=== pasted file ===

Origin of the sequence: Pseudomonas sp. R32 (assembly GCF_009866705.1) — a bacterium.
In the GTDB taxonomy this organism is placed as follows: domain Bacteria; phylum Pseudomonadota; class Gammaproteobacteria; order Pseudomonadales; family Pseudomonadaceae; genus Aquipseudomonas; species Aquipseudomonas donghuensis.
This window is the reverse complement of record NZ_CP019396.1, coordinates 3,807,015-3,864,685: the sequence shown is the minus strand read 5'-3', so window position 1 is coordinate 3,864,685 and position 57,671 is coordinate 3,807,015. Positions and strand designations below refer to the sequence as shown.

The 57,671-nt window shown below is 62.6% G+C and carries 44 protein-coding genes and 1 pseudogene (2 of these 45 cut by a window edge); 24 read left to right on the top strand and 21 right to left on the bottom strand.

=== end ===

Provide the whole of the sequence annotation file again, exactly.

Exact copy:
Origin of the sequence: Pseudomonas sp. R32 (assembly GCF_009866705.1) — a bacterium.
In the GTDB taxonomy this organism is placed as follows: domain Bacteria; phylum Pseudomonadota; class Gammaproteobacteria; order Pseudomonadales; family Pseudomonadaceae; genus Aquipseudomonas; species Aquipseudomonas donghuensis.
This window is the reverse complement of record NZ_CP019396.1, coordinates 3,807,015-3,864,685: the sequence shown is the minus strand read 5'-3', so window position 1 is coordinate 3,864,685 and position 57,671 is coordinate 3,807,015. Positions and strand designations below refer to the sequence as shown.

The 57,671-nt window shown below is 62.6% G+C and carries 44 protein-coding genes and 1 pseudogene (2 of these 45 cut by a window edge); 24 read left to right on the top strand and 21 right to left on the bottom strand.